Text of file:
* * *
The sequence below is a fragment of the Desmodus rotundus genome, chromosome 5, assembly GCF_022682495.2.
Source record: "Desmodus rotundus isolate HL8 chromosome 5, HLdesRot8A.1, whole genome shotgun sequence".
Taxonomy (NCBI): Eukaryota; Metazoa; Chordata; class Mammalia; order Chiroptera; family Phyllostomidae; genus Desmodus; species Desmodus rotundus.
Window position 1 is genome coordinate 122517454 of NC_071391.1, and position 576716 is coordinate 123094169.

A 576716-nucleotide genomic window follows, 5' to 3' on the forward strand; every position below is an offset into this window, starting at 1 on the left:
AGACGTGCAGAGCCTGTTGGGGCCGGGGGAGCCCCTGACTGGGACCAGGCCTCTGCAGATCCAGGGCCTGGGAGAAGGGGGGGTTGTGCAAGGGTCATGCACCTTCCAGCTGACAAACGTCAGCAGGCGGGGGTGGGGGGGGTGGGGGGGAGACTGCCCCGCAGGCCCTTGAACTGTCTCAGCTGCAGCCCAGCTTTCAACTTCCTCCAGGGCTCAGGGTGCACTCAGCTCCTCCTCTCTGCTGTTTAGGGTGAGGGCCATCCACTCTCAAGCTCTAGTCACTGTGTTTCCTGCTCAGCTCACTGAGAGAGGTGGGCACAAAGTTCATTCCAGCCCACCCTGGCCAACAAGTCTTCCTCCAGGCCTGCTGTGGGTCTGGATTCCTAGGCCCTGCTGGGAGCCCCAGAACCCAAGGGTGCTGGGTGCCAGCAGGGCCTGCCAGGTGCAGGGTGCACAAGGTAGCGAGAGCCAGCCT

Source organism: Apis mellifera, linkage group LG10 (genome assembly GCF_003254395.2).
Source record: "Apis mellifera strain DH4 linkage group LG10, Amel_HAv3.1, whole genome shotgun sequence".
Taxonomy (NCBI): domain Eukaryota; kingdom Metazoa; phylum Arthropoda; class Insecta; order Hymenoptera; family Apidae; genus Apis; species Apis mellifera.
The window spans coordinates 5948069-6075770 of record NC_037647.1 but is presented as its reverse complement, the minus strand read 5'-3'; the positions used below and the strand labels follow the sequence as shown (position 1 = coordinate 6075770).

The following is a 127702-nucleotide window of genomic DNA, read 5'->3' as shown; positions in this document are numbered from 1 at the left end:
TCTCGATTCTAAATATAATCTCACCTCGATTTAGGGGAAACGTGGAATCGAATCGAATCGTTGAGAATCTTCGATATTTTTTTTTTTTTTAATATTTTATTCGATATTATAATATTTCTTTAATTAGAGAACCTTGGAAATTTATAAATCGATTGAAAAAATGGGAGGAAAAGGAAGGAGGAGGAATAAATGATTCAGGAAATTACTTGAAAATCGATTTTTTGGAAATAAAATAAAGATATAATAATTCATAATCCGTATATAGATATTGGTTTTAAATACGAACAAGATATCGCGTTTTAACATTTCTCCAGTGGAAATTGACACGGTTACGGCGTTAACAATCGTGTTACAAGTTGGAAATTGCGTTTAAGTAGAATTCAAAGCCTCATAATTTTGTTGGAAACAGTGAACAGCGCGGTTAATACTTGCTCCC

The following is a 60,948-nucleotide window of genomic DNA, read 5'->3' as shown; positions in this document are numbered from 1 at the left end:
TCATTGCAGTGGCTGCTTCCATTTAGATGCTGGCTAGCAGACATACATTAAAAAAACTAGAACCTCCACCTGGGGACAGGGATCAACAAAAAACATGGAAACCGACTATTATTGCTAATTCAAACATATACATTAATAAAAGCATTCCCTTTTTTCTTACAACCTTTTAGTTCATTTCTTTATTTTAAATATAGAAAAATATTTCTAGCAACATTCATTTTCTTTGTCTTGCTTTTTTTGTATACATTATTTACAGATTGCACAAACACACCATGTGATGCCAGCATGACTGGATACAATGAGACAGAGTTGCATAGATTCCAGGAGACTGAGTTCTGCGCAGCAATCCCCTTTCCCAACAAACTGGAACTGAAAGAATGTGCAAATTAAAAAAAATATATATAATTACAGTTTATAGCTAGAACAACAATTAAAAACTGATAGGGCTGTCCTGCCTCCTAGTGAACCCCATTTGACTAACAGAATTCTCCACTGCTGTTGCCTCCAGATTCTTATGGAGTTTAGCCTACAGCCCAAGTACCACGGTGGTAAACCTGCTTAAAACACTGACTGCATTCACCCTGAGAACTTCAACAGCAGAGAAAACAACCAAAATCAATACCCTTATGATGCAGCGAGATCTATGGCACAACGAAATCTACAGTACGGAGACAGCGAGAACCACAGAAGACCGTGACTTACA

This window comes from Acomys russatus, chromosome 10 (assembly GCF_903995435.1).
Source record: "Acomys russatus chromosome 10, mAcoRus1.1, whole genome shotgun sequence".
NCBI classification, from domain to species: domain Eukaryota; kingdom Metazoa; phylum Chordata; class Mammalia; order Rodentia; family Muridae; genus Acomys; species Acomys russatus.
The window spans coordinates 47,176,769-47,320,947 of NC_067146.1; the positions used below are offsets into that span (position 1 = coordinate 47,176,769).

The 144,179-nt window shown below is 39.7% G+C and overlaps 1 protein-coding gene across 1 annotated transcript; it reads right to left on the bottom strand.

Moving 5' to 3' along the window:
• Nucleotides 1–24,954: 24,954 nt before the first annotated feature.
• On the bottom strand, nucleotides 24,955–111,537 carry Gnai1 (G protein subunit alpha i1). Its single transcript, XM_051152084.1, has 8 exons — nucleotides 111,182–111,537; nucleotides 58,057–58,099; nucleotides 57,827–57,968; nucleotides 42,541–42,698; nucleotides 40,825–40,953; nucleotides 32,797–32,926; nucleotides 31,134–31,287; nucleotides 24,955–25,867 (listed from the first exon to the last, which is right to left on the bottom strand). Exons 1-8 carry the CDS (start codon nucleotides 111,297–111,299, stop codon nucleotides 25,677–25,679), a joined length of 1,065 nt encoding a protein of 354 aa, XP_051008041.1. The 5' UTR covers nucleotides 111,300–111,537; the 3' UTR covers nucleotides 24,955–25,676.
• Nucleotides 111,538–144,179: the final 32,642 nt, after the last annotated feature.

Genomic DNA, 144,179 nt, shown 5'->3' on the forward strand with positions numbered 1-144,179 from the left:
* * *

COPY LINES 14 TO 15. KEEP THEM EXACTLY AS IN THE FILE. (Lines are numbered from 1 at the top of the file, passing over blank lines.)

TCATTGCAGTGGCTGCTTCCATTTAGATGCTGGCTAGCAGACATACATTAAAAAAACTAGAACCTCCACCTGGGGACAGGGATCAACAAAAAACATGGAAACCGACTATTATTGCTAATTCAAACATATACATTAATAAAAGCATTCCCTTTTTTCTTACAACCTTTTAGTTCATTTCTTTATTTTAAATATAGAAAAATATTTCTAGCAACATTCATTTTCTTTGTCTTGCTTTTTTTGTATACATTATTTACAGATTGCACAAACACACCATGTGATGCCAGCATGACTGGATACAATGAGACAGAGTTGCATAGATTCCAGGAGACTGAGTTCTGCGCAGCAATCCCCTTTCCCAACAAACTGGAACTGAAAGAATGTGCAAATTAAAAAAAATATATATAATTACAGTTTATAGCTAGAACAACAATTAAAAACTGATAGGGCTGTCCTGCCTCCTAGTGAACCCCATTTGACTAACAGAATTCTCCACTGCTGTTGCCTCCAGATTCTTATGGAGTTTAGCCTACAGCCCAAGTACCACGGTGGTAAACCTGCTTAAAACACTGACTGCATTCACCCTGAGAACTTCAACAGCAGAGAAAACAACCAAAATCAATACCCTTATGATGCAGCGAGATCTATGGCACAACGAAATCTACAGTACGGAGACAGCGAGAACCACAGAAGACCGTGACTTACA

This window comes from Acomys russatus, chromosome 10 (assembly GCF_903995435.1).